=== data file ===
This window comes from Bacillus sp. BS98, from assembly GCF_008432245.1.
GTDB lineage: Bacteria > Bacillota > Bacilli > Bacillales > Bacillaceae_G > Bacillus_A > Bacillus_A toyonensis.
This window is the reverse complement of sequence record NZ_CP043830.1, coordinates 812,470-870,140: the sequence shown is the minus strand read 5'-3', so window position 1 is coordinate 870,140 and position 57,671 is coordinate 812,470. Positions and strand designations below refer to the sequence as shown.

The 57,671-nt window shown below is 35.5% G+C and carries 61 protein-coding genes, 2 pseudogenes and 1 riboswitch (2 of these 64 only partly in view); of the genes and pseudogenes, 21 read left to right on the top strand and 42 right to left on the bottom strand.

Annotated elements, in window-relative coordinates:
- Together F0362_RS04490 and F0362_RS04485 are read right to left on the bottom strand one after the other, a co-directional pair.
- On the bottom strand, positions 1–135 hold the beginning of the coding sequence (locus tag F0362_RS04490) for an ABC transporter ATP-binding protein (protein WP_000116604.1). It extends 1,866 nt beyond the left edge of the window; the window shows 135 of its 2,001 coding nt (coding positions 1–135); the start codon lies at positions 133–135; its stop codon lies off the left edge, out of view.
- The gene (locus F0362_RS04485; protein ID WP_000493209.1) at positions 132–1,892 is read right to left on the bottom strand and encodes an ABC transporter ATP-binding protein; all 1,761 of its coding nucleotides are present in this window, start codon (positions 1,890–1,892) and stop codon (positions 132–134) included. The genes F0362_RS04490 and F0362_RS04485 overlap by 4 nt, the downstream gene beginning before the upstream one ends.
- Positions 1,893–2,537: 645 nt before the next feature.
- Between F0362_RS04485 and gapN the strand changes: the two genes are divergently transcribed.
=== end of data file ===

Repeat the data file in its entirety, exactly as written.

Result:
This window comes from Bacillus sp. BS98, from assembly GCF_008432245.1.
GTDB lineage: Bacteria > Bacillota > Bacilli > Bacillales > Bacillaceae_G > Bacillus_A > Bacillus_A toyonensis.
This window is the reverse complement of sequence record NZ_CP043830.1, coordinates 812,470-870,140: the sequence shown is the minus strand read 5'-3', so window position 1 is coordinate 870,140 and position 57,671 is coordinate 812,470. Positions and strand designations below refer to the sequence as shown.

The 57,671-nt window shown below is 35.5% G+C and carries 61 protein-coding genes, 2 pseudogenes and 1 riboswitch (2 of these 64 only partly in view); of the genes and pseudogenes, 21 read left to right on the top strand and 42 right to left on the bottom strand.

Annotated elements, in window-relative coordinates:
- Together F0362_RS04490 and F0362_RS04485 are read right to left on the bottom strand one after the other, a co-directional pair.
- On the bottom strand, positions 1–135 hold the beginning of the coding sequence (locus tag F0362_RS04490) for an ABC transporter ATP-binding protein (protein WP_000116604.1). It extends 1,866 nt beyond the left edge of the window; the window shows 135 of its 2,001 coding nt (coding positions 1–135); the start codon lies at positions 133–135; its stop codon lies off the left edge, out of view.
- The gene (locus F0362_RS04485; protein ID WP_000493209.1) at positions 132–1,892 is read right to left on the bottom strand and encodes an ABC transporter ATP-binding protein; all 1,761 of its coding nucleotides are present in this window, start codon (positions 1,890–1,892) and stop codon (positions 132–134) included. The genes F0362_RS04490 and F0362_RS04485 overlap by 4 nt, the downstream gene beginning before the upstream one ends.
- Positions 1,893–2,537: 645 nt before the next feature.
- Between F0362_RS04485 and gapN the strand changes: the two genes are divergently transcribed.